Israel quietly lobbying to sustain Palestinian security funding in the West Bank

It comes after all US aid for the Palestinian Authority was ended last week


Israeli and Palestinian officials say their security coordination in the West Bank will be unaffected despite the US decision to end all aid — including security assistance — to the Palestinian Authority.  

But concerns remain that without American funds, the Palestinian security forces will prove less effective: they are currently working with Israel to block Hamas and other Palestinian groups from expanding its operations in the West Bank. 

The Trump administration had already cut back most American aid to the Palestinian Authority for civilian infrastructure and welfare programmes, which had been sent through the USAID agency and United Nations organisations, over the course of 2018.  

However, the $61 million (£46.8 million) of funding supplies to the Palestinian security apparatus, which boosted coordination with the Israeli security establishment, was slated to continue. 

But legislation passed last year under the Anti-Terrorism Clarification Act (ATCA) would make the Palestinian Authority liable to massive lawsuits in the US for the payments it makes to prisoners and their families who were jailed in Israel for terror charges if it continued to accept the aid. 

The PA has announced that it will not stop paying the so-called “Martyrs' Fund” payments and has therefore relinquished all US aid from January 31, when ATCA came in to affect.  

While the legislation was passed by the Senate largely as a result of lobbying by pro-Israel groups, Israeli diplomats have been discreetly trying to find ways to work around ATCA in order to maintain the funding of the Palestinian security apparatus.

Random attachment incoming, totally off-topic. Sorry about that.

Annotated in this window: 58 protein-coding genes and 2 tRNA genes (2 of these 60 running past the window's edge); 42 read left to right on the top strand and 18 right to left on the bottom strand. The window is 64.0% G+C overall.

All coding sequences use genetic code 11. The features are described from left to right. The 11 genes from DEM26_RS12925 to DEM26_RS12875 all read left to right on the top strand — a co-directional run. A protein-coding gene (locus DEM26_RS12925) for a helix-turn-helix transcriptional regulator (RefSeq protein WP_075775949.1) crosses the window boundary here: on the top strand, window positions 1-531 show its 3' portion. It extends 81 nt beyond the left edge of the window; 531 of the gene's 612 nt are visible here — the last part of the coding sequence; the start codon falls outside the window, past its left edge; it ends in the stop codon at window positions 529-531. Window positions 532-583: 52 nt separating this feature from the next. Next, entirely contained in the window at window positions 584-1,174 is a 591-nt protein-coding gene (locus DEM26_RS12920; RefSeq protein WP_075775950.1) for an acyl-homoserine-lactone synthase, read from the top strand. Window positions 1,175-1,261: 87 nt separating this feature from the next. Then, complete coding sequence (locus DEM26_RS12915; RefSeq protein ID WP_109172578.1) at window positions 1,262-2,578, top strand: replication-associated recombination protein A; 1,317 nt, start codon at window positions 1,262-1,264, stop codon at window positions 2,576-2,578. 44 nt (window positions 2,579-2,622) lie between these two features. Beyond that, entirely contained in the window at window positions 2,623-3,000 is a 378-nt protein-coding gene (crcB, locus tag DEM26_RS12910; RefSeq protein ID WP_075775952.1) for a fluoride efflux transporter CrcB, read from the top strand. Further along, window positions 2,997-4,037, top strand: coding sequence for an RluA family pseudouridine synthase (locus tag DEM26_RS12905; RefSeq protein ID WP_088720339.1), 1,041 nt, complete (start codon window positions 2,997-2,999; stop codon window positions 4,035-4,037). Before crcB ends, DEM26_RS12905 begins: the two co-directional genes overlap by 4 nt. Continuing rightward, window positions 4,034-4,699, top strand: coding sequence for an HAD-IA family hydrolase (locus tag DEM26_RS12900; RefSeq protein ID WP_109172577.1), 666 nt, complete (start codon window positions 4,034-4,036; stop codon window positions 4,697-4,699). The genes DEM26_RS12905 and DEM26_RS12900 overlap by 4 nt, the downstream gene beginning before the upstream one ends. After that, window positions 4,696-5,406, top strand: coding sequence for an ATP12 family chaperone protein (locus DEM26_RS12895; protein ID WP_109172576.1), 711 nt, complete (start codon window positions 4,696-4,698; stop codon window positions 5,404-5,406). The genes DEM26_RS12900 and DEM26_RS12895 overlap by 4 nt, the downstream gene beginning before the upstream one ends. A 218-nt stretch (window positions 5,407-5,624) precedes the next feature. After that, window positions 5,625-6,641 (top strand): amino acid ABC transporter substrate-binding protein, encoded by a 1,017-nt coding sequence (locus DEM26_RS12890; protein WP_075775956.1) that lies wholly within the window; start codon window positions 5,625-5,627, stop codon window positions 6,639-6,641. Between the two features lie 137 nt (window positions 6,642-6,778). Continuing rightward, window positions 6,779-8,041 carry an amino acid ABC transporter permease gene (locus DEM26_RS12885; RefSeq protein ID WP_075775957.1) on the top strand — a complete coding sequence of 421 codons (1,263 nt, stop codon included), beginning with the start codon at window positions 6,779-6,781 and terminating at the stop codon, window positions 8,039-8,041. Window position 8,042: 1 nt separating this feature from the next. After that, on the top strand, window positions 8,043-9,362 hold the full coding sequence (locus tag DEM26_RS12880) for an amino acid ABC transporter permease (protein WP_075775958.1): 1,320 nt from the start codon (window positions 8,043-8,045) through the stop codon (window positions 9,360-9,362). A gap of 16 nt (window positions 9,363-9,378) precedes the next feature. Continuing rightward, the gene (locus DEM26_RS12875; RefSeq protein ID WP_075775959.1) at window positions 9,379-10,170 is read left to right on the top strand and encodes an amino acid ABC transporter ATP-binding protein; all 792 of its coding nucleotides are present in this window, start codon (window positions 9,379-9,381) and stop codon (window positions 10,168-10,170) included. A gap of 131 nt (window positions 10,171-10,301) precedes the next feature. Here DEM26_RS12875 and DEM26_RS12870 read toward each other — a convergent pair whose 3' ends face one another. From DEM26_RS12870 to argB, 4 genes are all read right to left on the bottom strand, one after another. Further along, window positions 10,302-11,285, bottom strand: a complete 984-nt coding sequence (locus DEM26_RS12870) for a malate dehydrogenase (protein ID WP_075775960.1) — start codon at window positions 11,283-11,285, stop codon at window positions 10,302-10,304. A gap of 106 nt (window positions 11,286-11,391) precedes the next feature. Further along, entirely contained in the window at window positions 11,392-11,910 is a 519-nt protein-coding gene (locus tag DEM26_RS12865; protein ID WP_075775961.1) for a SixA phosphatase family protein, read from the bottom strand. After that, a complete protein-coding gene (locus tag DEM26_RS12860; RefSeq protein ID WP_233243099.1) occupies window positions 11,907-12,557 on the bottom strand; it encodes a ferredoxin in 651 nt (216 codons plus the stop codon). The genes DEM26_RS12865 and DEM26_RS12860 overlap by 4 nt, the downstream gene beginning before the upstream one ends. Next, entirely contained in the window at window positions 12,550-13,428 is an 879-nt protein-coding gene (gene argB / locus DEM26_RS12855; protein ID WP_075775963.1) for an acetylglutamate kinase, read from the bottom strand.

Without the money, they warned, there would be less incentive to work together and less resources with which to do so. For now however, the PA itself does not seem about to suspend the coordination.  

Following a letter sent in December by Palestinian Prime Minister Rami Hamdallah, in which the PA notified the US that it would not accept any further funds due to ATCA, the Palestinian Liberation Organisation’s Secretary General announced that it would have no effect on security operations. 

He did not specify the security coordination, but officials on both sides have acknowledged that while there would be an impact on military training and equipment, coordination with Israel would continue.  

“The Palestinian Authority doesn’t coordinate its security with Israel because they want to do us any favours,” one Israeli military official said.

“It’s in [Palestinian President Mahmoud] Abbas and Fatah’s interest to work with us because we share an interest in keeping Hamas out of the West Bank. Abbas knows that without coordination and assistance from Israel, he could lose control to Hamas, just as Fatah did in Gaza. 

“The lack of US assistance hampers the joint efforts, but it won’t end coordination.”  

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